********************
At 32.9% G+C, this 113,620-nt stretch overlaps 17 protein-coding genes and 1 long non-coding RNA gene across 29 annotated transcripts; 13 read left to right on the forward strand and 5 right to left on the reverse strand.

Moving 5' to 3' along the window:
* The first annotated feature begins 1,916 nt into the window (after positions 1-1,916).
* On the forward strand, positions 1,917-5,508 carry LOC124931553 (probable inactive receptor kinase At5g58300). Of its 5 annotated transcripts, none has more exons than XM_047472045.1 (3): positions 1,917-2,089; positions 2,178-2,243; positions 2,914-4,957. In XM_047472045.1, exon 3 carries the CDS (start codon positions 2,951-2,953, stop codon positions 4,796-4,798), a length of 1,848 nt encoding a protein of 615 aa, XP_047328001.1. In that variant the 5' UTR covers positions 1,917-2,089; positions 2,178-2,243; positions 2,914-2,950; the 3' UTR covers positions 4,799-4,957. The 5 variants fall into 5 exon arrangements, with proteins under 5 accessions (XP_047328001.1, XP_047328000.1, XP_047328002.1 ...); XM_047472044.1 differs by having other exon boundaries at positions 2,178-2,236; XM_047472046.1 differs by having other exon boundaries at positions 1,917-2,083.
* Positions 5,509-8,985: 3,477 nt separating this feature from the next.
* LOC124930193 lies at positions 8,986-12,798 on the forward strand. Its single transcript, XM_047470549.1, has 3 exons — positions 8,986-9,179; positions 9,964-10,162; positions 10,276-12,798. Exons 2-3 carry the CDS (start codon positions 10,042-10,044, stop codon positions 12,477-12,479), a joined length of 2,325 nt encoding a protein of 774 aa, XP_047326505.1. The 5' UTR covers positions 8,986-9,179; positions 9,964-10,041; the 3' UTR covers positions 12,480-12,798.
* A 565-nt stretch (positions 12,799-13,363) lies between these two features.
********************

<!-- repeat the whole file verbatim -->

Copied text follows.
At 32.9% G+C, this 113,620-nt stretch overlaps 17 protein-coding genes and 1 long non-coding RNA gene across 29 annotated transcripts; 13 read left to right on the forward strand and 5 right to left on the reverse strand.

Moving 5' to 3' along the window:
* The first annotated feature begins 1,916 nt into the window (after positions 1-1,916).
* On the forward strand, positions 1,917-5,508 carry LOC124931553 (probable inactive receptor kinase At5g58300). Of its 5 annotated transcripts, none has more exons than XM_047472045.1 (3): positions 1,917-2,089; positions 2,178-2,243; positions 2,914-4,957. In XM_047472045.1, exon 3 carries the CDS (start codon positions 2,951-2,953, stop codon positions 4,796-4,798), a length of 1,848 nt encoding a protein of 615 aa, XP_047328001.1. In that variant the 5' UTR covers positions 1,917-2,089; positions 2,178-2,243; positions 2,914-2,950; the 3' UTR covers positions 4,799-4,957. The 5 variants fall into 5 exon arrangements, with proteins under 5 accessions (XP_047328001.1, XP_047328000.1, XP_047328002.1 ...); XM_047472044.1 differs by having other exon boundaries at positions 2,178-2,236; XM_047472046.1 differs by having other exon boundaries at positions 1,917-2,083.
* Positions 5,509-8,985: 3,477 nt separating this feature from the next.
* LOC124930193 lies at positions 8,986-12,798 on the forward strand. Its single transcript, XM_047470549.1, has 3 exons — positions 8,986-9,179; positions 9,964-10,162; positions 10,276-12,798. Exons 2-3 carry the CDS (start codon positions 10,042-10,044, stop codon positions 12,477-12,479), a joined length of 2,325 nt encoding a protein of 774 aa, XP_047326505.1. The 5' UTR covers positions 8,986-9,179; positions 9,964-10,041; the 3' UTR covers positions 12,480-12,798.
* A 565-nt stretch (positions 12,799-13,363) lies between these two features.